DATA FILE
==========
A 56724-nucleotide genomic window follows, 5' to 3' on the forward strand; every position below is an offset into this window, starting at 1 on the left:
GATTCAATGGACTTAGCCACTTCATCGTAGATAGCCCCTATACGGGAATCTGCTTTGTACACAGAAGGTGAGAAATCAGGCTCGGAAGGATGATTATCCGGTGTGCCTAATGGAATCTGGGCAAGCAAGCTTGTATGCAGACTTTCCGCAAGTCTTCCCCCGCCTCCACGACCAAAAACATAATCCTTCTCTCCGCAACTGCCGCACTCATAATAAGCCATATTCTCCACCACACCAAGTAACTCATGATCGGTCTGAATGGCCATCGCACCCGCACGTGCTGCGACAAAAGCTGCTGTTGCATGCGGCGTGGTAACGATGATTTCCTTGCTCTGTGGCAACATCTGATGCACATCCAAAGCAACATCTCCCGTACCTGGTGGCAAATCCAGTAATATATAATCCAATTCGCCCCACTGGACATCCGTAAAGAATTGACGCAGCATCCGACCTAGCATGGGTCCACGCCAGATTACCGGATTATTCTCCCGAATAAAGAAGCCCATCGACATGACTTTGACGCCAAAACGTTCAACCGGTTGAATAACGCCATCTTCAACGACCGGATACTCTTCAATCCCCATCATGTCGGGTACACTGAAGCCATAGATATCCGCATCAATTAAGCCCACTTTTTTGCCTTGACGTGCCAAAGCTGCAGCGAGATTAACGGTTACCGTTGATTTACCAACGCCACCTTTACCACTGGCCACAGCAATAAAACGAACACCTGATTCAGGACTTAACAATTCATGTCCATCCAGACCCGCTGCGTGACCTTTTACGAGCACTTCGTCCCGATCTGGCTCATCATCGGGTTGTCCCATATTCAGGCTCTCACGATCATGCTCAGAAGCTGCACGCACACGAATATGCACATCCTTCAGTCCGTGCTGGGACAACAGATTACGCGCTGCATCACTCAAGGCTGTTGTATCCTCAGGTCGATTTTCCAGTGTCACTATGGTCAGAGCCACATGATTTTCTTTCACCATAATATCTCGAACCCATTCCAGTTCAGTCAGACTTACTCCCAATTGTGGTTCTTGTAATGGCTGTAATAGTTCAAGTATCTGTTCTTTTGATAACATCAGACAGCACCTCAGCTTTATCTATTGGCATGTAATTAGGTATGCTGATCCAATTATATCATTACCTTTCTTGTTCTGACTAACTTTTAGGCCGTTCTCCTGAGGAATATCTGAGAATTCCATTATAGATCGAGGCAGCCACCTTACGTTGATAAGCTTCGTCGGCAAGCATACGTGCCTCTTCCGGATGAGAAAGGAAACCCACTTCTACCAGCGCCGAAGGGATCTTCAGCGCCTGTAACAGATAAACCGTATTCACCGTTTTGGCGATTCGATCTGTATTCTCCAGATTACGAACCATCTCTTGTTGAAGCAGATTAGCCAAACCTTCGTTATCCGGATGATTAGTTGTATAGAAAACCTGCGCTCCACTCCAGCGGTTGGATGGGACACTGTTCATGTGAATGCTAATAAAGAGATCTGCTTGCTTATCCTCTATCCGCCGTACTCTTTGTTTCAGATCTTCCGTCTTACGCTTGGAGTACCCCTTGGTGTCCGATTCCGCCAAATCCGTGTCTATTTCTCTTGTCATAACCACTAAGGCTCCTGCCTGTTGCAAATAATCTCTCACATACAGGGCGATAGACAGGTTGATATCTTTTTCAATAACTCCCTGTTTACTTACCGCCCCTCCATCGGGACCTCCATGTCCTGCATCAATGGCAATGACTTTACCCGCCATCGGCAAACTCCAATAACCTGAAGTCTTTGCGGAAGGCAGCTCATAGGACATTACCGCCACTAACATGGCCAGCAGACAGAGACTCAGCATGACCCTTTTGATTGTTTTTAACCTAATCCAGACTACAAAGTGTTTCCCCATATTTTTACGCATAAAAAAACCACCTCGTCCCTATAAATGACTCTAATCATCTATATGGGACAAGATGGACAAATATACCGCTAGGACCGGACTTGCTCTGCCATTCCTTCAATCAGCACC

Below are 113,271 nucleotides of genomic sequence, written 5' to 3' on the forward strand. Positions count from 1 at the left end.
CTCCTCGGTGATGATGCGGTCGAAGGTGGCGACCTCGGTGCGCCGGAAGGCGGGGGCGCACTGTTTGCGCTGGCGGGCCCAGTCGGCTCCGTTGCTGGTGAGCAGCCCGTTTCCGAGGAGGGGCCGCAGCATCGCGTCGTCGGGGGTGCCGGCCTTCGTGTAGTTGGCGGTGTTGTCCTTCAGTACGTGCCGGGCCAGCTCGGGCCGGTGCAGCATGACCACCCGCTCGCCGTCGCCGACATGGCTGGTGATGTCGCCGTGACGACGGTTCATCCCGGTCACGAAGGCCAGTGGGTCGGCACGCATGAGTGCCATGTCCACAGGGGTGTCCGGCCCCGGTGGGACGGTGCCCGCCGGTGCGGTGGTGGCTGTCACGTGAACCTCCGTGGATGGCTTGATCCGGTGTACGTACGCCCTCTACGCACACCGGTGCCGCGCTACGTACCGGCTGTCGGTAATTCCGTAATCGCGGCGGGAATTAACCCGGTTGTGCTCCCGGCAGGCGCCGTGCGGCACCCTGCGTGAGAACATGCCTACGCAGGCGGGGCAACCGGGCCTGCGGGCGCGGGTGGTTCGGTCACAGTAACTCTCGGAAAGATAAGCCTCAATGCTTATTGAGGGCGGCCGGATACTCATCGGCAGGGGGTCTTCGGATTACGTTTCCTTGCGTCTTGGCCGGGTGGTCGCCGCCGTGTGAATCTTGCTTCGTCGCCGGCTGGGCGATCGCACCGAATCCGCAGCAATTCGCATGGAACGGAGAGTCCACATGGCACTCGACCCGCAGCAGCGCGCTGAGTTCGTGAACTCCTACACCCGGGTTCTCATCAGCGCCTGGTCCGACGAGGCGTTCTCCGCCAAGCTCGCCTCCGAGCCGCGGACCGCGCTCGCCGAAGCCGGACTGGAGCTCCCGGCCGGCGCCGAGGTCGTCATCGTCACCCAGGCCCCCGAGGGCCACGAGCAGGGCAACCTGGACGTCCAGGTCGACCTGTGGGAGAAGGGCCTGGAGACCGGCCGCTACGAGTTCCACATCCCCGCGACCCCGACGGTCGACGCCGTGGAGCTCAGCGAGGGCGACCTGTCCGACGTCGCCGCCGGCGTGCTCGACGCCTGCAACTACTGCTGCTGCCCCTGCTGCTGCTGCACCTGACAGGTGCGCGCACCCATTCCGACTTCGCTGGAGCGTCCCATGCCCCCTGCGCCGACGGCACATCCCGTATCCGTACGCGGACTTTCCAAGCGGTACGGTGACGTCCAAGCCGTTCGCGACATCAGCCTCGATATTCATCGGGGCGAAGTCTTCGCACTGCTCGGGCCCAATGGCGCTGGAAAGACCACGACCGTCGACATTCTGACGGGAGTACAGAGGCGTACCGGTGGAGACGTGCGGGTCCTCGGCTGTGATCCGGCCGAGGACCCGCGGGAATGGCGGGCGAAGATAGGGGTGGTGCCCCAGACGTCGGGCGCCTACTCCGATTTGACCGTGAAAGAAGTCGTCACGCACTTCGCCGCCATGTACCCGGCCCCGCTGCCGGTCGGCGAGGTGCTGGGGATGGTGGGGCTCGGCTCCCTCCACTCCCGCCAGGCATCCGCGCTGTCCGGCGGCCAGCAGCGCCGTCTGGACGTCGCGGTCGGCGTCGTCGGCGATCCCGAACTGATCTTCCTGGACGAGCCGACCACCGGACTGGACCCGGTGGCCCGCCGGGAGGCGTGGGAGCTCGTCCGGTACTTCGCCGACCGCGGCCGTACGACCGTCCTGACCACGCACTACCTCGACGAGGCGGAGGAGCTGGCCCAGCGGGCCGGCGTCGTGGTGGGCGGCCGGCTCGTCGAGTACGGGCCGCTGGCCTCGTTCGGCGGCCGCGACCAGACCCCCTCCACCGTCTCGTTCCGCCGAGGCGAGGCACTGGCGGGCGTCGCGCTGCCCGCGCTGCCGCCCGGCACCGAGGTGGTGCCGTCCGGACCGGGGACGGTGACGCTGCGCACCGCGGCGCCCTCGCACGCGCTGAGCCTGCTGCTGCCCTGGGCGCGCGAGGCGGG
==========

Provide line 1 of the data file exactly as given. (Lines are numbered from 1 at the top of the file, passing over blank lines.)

A 56724-nucleotide genomic window follows, 5' to 3' on the forward strand; every position below is an offset into this window, starting at 1 on the left: